Friday, June 10, 2011

Another Queer Version of the Meaning of the Invisible Hand Metaphor

In The Educated Imagination Blog HERE:

The most idolatrous claim of the Christian right is that the invisible hand of the free market is none other than the hand of God, and any attempt to regulate the free market, according to this theology, belies a lack of faith in God.” – Andrew Walsh, author of Religion, Economics and Public Policy.

I lay the blame for such nonsense at the feet of Paul Samuelson and all the other modern economists who have taken the isolated metaphor from Adam Smith and have invented meanings for it at variance with Smith. He used a popular metaphor that was used regularly by 17th-18th century authors, poets, and men of religion, for the quite specific purpose, as all metaphors are used, namely to ‘express in a more striking and interesting manner’ its object, which in Moral Sentiments referred to ‘necessity’ leading landlords to feed their dependent serfs, labourers and their families, if they were to work each day, and in Wealth of Nations, it referred to the aversion of some, but not all merchants, of investing only 'domesitckally' from their perceived extra risks of foreign trade.

These were the only two occasions he used the IH metaphor in these two books, though he used many other metaphors throughout his books, but he never used the IH metaphor in relation to how markets work, nor for any imagined purpose to do with God.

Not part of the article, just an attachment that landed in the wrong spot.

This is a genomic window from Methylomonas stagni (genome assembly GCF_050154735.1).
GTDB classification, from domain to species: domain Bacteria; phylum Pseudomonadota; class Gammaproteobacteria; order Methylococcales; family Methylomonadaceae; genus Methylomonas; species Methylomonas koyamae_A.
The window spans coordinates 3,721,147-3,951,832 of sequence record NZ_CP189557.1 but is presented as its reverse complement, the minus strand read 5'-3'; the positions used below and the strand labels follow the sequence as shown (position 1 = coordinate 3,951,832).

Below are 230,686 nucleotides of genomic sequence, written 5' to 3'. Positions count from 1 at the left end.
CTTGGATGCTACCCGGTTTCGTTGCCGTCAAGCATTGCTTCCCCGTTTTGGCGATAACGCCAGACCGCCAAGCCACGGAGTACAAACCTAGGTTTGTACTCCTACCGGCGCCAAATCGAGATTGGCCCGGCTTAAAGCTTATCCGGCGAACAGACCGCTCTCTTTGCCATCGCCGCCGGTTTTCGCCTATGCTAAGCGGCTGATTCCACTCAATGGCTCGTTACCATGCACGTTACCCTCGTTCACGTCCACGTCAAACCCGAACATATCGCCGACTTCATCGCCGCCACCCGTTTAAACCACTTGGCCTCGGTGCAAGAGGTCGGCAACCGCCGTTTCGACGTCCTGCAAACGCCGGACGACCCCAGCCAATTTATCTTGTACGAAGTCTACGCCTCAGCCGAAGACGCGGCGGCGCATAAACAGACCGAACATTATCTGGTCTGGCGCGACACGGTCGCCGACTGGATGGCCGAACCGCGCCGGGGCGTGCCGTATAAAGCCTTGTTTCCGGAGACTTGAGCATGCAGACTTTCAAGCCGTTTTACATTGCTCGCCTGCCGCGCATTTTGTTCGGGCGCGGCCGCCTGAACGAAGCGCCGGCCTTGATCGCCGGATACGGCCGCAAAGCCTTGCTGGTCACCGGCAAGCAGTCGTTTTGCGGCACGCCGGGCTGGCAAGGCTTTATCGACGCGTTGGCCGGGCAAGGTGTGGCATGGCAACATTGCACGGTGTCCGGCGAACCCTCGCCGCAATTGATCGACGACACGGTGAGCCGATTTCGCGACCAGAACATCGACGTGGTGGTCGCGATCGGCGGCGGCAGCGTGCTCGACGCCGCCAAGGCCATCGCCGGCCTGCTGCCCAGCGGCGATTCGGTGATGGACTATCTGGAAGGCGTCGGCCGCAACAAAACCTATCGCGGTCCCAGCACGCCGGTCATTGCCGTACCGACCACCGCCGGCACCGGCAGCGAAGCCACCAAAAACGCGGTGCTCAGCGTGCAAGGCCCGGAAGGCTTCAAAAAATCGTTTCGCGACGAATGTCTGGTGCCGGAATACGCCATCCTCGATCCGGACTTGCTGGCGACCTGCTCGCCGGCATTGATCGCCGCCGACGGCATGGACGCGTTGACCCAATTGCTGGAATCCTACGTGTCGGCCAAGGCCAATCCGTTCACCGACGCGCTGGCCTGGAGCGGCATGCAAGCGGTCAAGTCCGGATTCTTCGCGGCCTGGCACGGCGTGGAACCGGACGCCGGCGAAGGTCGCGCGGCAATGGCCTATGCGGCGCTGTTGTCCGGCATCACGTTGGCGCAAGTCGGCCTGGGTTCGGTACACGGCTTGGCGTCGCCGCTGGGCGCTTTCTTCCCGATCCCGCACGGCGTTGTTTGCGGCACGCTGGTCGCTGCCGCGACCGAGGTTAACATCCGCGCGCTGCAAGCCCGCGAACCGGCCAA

Because Samuelson et al (including some Marxists) never stated how their imagined 'invisible hand' did what it mysteriously was supposed to do, nor how it did it, it was left open to the imagination of others to fill in the gap with their own ideas, and in the case of some it was the ‘hand of God’, and it other it was 'supply and demand', market forces, et al, though Smith defined how market forces worked in Books I and II without mentioning 'an invisible hand', and nor did he need to given his completely adequate descriptions of markets without it.

No term for the IH appears in any of the equations of those who spout a more secular version and nobody has answered yet my question: what does the IH do and how does it do exactly?

All kinds of assertions abound on what it means today, including the IH of the market, and of supply and demand. Apparently these assertions ignore the very real and very visible role of prices – yet no market can work without visible prices! There is no mystery, nor anything miraculous about markets that is 'beyond human understanding'.

That we now have ‘idolatrous claims’ from ‘the Christian right’ is not surprising. If you ignore what metaphors are, and also ignore how Adam Smith defined them (‘Lectures in Rhetoric and Belles Lettres, [1763] 1983, p 29), and to some extent you show disrespect for Adam Smith and, indeed, for his literacy in the English language.



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